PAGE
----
Chasing Nugan Hand

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Secret Government Program Linked To Local Murders?

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Part 31: Secret Government Program Linked To Local Murders?
Posted: Aug 1, 2008 01:21 AM

By Nathan Baca
News Channel 3

There are new developments in a year-long News Channel 3 investigation.

The Riverside County Sheriff’s Department is looking into possible connections between a triple murder in 1981, and murders-suicide in 2005 that claimed 6 lives.

We have internal documents from the Cold Case Division of the Riverside County Sheriff’s Department showing the depth of the investigation.

We will not reveal the investigators’ identity at this time since the documents show their lives may be in danger.

Now, we are learning the murders may be a cover up for one of the federal government’s most secret computer programs.

“PROMIS” is the name of one of the government’s most secret computer database programs.

Computer programmer Michael Riconosciuto wrote in an affadavit that major modifications to the program were made in Indio.

On July 1, 1981, Fred Alvarez, his girlfriend Patty Castro and friend Ralph Boger were shot to death on Bob Hope Drive in Rancho Mirage. There was a house here that has since been bulldozed. Nobody was ever arrested for the shooting.

Family friends say Cabazon Band of Mission Indians Vice Chairman Fred Alvarez was going to blow the whistle on

documents from the early 1980’s showing a business partnership between defense contractor Wackenhut Services and Cabazon Manager John Phillip Nichols to form “Cabazon Arms.”

One of their alleged projects was the PROMIS computer program. Database and pattern recognition software was a new source of information and power in the early 1980s.

It starts when the program’s designers, Inslaw Corporation, accused the U.S. Justice Department of stealing the software for their own foreign policy purposes.

This programmer testified he altered the program to create what’s called “a back door” to allow government spying.

This happened while working on Cabazon Indian Sovereign land.

“The parties that were involved in the distribution of this software were involved in covert operations. They were involved in Nicaragua and Central America. And they were involved in operation in the Middle East,” said Riconosciuto in an 1993 interview.

A U.S. Justice Department memo from 1985 shows the PROMIS software was being sold to Middle Eastern arms dealers and wanted “no paperwork or customs inspections” to interfere.

Even TV show “Unsolved Mysteries” got on the case when the last journalist to investigate this spy scandal was found dead in his hotel room.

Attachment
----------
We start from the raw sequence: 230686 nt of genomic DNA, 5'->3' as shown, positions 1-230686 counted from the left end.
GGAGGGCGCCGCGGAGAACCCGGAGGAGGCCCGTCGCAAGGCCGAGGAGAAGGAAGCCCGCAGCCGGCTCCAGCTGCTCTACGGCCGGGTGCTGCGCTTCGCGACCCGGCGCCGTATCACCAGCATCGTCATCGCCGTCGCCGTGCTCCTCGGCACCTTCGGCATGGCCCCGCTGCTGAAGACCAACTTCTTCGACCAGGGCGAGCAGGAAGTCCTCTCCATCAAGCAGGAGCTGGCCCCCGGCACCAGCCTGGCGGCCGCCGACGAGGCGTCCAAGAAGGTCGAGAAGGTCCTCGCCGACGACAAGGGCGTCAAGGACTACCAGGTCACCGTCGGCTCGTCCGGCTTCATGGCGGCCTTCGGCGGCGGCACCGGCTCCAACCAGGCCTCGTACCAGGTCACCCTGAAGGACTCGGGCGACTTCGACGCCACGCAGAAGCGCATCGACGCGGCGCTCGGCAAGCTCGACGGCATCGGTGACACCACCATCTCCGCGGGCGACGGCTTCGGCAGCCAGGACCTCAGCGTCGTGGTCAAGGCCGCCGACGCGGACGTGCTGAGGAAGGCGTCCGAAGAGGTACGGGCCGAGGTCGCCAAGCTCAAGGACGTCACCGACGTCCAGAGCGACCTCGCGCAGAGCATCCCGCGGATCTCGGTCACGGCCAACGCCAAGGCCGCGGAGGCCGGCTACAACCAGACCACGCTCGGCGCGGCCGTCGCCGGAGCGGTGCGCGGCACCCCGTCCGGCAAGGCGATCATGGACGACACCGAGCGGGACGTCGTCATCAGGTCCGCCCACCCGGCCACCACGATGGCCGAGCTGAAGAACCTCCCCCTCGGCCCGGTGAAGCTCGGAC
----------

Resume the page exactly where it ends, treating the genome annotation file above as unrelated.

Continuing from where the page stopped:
Danny Casolero’s wrists were slashed in 1991. It was ruled a suicide.

But his reporter notes disappeared, and the book on the conspiracy he was to title “Indio” was never finished.

Congressional hearings were held in 1992.

“The report involves the committee’s investigation into serious allegations that high level Department of Justice officials were involved in the criminal conspiracy to force Inslaw, a small company, out of business.” stated Rep. Jack Brooks at the opening of the hearings.

The hearings ended inconclusively.

The PROMIS software was allegedly altered on tribal land in Indio with the lack of federal oversight. Just like Microsoft Windows, the database program kept up with the times, upgraded several times over the years.

But PROMIS came back to haunt America in ways never imagined.

As Brit Hume reported in an October 2001 FOX News newscast, “A disturbing indication that Robert Hanssen, the FBI agent accused of spying for the Russians in what officials said at the time of his arrest was a ‘massive security breach’ ended up helping Osama bin Laden. Correspondent Carl Cameron reports Hanson sold the Russians an extremely sensitive piece of U.S. Technology. And they in turn sold it to Al Qaeda’s terrorist network.”

From an office in Indio, to foreign capitals all over the world; several murder investigations are connected to this spy scandal. Whether answers can still be found 27 years later remains in the hands of the Sheriff’s Cold Case squad.

The internal documents we’ve obtained and confidential interviews we’ve done reveal the Riverside County Sheriff’s Cold Case squad is investigating whether DA Investigator David McGowan was on this 27 year old murder case before his 2005 death. News Channel 3 is still looking into whether they’ve concluded that angle of their questioning.

The Cabazon Indian Tribe has still not responded to our questions about this cold case being reopened.

If you’ve missed any part of this 31-part exclusive investigation, more than a year in the making, click on the right hand side of the KESQ.com homepage on “Special Reports” and then the icon that says “Inside the DA’s Office and DHS Police.”

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Written by nuganhand

September 2, 2008 at 6:27 am

Posted in Uncategorized

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